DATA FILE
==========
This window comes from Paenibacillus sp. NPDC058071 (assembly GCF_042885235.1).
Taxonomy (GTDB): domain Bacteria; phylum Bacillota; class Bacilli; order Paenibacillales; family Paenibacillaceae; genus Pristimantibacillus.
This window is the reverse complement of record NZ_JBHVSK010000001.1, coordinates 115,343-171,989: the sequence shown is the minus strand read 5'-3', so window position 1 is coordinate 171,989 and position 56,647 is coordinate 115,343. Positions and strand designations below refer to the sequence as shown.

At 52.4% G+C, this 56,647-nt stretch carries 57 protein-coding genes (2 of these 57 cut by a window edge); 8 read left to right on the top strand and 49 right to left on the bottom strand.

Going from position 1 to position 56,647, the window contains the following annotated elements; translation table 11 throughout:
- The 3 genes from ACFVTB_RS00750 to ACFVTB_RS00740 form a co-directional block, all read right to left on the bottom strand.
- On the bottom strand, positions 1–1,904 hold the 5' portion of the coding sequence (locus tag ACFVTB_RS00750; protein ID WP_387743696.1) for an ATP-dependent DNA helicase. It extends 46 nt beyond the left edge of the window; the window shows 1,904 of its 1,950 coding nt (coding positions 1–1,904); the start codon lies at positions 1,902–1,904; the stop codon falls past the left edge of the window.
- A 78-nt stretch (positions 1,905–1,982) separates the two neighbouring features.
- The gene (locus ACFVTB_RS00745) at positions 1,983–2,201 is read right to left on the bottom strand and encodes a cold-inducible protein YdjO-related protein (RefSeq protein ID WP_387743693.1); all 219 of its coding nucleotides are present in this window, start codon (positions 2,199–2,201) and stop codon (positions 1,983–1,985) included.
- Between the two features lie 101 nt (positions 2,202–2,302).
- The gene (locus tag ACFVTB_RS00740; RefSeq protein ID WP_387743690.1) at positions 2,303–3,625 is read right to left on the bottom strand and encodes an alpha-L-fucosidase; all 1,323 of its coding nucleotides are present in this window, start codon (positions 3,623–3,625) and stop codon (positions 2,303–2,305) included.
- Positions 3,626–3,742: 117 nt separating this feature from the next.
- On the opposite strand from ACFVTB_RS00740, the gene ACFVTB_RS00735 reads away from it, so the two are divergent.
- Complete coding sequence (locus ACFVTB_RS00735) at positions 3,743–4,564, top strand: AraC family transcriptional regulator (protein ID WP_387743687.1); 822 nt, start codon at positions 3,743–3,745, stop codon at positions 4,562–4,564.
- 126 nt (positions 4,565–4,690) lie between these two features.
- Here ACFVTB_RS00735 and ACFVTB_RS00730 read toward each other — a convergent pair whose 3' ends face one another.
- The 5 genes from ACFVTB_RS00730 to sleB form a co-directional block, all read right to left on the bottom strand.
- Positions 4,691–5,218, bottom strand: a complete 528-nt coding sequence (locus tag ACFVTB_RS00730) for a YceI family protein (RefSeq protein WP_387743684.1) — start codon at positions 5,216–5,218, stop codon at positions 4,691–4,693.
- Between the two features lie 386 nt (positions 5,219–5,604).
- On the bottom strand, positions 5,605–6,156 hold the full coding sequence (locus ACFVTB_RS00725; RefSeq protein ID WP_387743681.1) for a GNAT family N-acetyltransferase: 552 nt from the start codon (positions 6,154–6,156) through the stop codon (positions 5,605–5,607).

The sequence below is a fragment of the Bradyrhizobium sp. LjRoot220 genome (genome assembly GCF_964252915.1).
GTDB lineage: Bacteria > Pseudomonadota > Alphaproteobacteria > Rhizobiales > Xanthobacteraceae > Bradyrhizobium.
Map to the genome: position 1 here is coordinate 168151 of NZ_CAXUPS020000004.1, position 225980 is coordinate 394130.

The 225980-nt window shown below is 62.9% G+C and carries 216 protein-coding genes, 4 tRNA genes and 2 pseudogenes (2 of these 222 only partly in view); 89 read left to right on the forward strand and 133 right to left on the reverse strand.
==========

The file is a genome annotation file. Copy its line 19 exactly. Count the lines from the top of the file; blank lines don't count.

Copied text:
- Between the two features lie 386 nt (positions 5,219–5,604).